Saturday, October 29, 2011

Morrissey to put his case to a jury - perhaps

So Judge Tugendhat has allowed Morrissey to bring the four year old racism spat before a London jury.

Morrissey is excited:

In a written statement issued by his solicitor after the hearing, Morrissey said: "In 2007 the NME viciously attacked me and labeled me a racist and a hypocrite.

"Last week they sought to avoid facing me in court to settle the matter once and for all.

"I am delighted that the NME's attempt to stifle my claim was unsuccessful and that as a result I will be able to use the very public forum of the high court in London to clear my name, loud and clear for all to hear."
The NME also says that it looks forward to the battle:
An NME spokeswoman said: "NME recently sought to strike out Morrissey's claim on grounds of a lengthy delay. After almost four years, we are glad that the matter will now proceed to trial and we will finally get the opportunity to bring this matter to a close."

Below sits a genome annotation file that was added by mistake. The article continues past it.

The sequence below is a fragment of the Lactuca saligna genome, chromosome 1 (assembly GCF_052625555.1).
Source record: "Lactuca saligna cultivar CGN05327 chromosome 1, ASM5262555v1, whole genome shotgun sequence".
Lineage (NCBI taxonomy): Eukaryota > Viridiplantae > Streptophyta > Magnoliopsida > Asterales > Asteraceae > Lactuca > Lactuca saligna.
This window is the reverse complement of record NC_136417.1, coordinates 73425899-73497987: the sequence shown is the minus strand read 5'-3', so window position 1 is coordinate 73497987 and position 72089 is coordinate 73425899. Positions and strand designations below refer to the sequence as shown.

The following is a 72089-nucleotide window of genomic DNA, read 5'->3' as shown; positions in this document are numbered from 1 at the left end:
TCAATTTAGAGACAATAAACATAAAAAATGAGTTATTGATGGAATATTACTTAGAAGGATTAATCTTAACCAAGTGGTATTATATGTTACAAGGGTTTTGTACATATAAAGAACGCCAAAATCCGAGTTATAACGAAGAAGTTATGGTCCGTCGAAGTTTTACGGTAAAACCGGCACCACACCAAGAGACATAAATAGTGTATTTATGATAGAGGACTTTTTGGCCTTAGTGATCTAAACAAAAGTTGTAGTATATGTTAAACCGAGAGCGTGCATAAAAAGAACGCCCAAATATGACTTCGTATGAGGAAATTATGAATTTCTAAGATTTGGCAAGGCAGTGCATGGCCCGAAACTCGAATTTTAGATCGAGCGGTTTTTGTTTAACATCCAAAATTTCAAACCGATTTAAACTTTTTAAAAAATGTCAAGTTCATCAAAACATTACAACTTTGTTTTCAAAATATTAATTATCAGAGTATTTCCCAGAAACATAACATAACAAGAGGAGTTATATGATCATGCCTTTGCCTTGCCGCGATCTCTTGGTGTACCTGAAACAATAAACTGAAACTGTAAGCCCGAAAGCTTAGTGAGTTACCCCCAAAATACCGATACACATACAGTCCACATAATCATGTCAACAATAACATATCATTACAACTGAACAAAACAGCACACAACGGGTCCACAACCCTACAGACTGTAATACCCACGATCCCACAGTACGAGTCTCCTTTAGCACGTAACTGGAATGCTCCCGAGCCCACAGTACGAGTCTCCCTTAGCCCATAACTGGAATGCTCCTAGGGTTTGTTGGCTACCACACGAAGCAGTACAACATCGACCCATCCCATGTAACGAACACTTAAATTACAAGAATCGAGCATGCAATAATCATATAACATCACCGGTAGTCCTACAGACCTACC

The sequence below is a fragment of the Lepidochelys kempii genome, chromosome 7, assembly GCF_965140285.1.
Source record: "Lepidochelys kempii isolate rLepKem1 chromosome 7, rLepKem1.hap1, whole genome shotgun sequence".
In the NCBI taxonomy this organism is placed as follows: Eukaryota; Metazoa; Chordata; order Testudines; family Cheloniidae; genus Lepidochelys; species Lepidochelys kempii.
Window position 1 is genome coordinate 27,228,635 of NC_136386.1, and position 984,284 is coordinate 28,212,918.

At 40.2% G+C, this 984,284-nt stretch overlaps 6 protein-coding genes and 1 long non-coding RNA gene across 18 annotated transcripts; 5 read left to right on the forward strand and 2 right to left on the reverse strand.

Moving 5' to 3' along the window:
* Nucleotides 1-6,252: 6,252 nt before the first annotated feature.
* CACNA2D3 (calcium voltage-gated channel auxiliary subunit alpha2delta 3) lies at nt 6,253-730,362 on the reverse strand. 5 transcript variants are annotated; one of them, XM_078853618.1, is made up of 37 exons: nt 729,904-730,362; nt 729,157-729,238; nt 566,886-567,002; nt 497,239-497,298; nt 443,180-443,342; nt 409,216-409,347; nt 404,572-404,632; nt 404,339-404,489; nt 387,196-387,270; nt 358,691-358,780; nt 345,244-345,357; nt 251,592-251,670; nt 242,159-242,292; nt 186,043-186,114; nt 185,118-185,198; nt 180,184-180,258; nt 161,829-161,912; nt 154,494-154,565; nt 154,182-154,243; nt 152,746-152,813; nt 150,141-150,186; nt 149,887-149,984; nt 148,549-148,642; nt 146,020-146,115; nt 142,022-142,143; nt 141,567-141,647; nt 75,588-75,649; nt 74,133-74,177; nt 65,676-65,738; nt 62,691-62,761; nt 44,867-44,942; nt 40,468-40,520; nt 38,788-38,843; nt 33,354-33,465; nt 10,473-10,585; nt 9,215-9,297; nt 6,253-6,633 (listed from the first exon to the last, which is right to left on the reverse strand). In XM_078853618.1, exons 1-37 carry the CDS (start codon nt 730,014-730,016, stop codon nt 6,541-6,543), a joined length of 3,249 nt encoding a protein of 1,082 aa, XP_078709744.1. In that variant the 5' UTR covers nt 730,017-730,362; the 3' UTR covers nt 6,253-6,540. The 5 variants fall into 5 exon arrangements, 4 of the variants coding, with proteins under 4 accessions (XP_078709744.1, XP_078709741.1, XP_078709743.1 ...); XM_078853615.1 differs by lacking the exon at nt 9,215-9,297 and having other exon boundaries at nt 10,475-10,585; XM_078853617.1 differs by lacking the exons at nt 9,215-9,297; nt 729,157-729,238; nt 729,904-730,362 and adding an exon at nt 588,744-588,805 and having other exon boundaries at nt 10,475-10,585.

It's potentially a bigger risk for Morrissey than it is for the magazine - because if he loses, he'll actually have been proved a racist in court, which is the sort of thing it's hard to come back from, while, if he wins, he'll still have what he said, if not the NME's interpretation and selection, to contend with.

The biggest risk for the NME is that there might be a Smiths reunion at some point.

The judge himself says he wouldn't be surprised if matters get settled out of court.


3 comments:

Peter D said...

Surely they will have a recording of the interview and that will settle it fairly quickly.

simon h b said...

My understanding is that Morrissey's argument is that complaining, for example, you don't hear English spoken on the streets of London and describing England as having lost its identity to an immigration explosion isn't racist; he's not denying what he said, just how the NME interpreted and presented the remarks.

Anonymous said...

I can't help but think that Morrissey would do well to drop or settle.

There appear to be potential parallels with Oscar Wilde attempting to sue Lord Alfred Douglas for libel. This led to Wilde's ruin when he lost the case.

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